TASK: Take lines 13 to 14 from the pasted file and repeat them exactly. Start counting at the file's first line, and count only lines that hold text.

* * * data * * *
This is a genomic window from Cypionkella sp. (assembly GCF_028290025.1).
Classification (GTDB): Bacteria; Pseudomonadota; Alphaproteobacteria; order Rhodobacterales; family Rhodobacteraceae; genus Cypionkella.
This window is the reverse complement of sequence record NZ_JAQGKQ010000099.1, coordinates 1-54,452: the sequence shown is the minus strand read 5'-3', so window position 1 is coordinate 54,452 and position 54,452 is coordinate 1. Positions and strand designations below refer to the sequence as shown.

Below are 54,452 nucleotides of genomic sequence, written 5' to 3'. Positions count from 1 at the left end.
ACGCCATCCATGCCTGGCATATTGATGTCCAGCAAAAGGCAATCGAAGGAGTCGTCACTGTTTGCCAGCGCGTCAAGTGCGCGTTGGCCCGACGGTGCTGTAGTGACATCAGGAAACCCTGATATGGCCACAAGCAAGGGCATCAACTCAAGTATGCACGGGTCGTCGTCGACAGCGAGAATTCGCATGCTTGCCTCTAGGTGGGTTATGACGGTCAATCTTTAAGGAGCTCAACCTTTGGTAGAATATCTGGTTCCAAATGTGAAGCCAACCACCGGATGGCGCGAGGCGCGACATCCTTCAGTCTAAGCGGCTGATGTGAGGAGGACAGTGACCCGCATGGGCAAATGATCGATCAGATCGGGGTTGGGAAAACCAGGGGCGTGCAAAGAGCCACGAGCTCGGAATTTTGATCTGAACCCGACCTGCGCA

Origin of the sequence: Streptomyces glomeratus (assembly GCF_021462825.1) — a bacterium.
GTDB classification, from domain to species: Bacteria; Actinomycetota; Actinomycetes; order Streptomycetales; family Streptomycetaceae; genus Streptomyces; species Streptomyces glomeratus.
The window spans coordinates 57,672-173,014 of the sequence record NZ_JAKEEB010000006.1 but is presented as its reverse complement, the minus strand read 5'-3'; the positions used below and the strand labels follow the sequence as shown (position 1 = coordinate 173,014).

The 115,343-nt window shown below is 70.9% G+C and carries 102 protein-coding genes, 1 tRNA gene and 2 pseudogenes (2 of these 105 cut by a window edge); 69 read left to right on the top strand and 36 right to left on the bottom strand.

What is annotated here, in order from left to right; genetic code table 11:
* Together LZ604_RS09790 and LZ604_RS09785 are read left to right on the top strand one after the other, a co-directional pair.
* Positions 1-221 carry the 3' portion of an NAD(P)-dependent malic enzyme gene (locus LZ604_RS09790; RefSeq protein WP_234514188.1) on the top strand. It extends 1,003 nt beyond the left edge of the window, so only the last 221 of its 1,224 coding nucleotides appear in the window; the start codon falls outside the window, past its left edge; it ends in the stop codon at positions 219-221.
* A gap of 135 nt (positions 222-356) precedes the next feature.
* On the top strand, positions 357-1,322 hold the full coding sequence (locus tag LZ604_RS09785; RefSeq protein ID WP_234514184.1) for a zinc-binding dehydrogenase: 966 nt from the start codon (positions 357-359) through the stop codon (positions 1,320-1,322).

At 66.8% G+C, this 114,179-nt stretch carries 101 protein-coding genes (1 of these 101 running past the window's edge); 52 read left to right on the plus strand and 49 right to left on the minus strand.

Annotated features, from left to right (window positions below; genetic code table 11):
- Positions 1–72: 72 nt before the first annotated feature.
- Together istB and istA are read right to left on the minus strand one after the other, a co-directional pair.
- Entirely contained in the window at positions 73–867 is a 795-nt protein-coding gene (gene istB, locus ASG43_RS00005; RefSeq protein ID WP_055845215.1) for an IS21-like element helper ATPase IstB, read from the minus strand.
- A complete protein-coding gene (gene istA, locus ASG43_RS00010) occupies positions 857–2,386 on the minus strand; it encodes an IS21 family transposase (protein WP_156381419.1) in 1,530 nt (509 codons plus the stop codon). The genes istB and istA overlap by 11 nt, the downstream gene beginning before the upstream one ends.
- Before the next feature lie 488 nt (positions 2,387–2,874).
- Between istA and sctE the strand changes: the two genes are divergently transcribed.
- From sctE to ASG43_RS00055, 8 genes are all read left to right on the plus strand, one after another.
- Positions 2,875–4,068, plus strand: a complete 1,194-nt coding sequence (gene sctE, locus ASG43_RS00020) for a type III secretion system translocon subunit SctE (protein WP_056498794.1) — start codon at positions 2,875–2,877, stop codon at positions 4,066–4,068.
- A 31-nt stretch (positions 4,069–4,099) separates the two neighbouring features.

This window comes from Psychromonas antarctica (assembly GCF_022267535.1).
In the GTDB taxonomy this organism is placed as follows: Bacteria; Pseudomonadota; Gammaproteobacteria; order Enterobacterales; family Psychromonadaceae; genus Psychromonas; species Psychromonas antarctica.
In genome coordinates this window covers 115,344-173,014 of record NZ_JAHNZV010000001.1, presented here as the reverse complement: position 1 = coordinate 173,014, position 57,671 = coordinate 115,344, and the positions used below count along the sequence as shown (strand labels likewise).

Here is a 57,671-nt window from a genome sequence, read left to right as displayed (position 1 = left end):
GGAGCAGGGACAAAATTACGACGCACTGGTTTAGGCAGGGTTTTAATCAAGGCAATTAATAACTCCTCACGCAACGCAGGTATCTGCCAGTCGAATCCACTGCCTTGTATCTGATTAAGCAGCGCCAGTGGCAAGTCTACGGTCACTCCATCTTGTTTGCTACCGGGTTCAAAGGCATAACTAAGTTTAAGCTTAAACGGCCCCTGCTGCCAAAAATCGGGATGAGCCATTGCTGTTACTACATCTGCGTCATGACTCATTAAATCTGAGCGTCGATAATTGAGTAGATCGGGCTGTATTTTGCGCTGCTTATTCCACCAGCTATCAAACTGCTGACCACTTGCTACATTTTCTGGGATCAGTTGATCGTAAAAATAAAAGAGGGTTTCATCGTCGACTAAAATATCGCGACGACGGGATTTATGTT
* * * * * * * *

* A gap of 135 nt (positions 222-356) precedes the next feature.
* On the top strand, positions 357-1,322 hold the full coding sequence (locus tag LZ604_RS09785; RefSeq protein ID WP_234514184.1) for a zinc-binding dehydrogenase: 966 nt from the start codon (positions 357-359) through the stop codon (positions 1,320-1,322).